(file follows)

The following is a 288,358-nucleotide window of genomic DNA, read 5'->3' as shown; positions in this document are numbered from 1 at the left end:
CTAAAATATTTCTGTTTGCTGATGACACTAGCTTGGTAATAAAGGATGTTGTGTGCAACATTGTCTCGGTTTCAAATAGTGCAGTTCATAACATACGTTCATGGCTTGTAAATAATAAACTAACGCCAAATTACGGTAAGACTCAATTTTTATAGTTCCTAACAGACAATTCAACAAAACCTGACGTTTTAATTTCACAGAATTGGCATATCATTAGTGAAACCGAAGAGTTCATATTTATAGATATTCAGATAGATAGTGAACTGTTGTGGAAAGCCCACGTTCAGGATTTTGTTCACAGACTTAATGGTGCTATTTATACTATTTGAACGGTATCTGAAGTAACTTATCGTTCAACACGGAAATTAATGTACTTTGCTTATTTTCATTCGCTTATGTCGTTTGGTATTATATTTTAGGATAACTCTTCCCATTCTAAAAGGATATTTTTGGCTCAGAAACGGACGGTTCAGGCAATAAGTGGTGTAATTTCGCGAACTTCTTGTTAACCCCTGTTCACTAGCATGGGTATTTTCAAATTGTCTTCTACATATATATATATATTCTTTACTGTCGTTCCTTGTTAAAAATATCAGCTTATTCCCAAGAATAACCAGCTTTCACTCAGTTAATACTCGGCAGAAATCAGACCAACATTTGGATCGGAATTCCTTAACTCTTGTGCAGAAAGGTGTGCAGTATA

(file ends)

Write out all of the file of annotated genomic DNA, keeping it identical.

The following is a 288,358-nucleotide window of genomic DNA, read 5'->3' as shown; positions in this document are numbered from 1 at the left end:
CTAAAATATTTCTGTTTGCTGATGACACTAGCTTGGTAATAAAGGATGTTGTGTGCAACATTGTCTCGGTTTCAAATAGTGCAGTTCATAACATACGTTCATGGCTTGTAAATAATAAACTAACGCCAAATTACGGTAAGACTCAATTTTTATAGTTCCTAACAGACAATTCAACAAAACCTGACGTTTTAATTTCACAGAATTGGCATATCATTAGTGAAACCGAAGAGTTCATATTTATAGATATTCAGATAGATAGTGAACTGTTGTGGAAAGCCCACGTTCAGGATTTTGTTCACAGACTTAATGGTGCTATTTATACTATTTGAACGGTATCTGAAGTAACTTATCGTTCAACACGGAAATTAATGTACTTTGCTTATTTTCATTCGCTTATGTCGTTTGGTATTATATTTTAGGATAACTCTTCCCATTCTAAAAGGATATTTTTGGCTCAGAAACGGACGGTTCAGGCAATAAGTGGTGTAATTTCGCGAACTTCTTGTTAACCCCTGTTCACTAGCATGGGTATTTTCAAATTGTCTTCTACATATATATATATATTCTTTACTGTCGTTCCTTGTTAAAAATATCAGCTTATTCCCAAGAATAACCAGCTTTCACTCAGTTAATACTCGGCAGAAATCAGACCAACATTTGGATCGGAATTCCTTAACTCTTGTGCAGAAAGGTGTGCAGTATA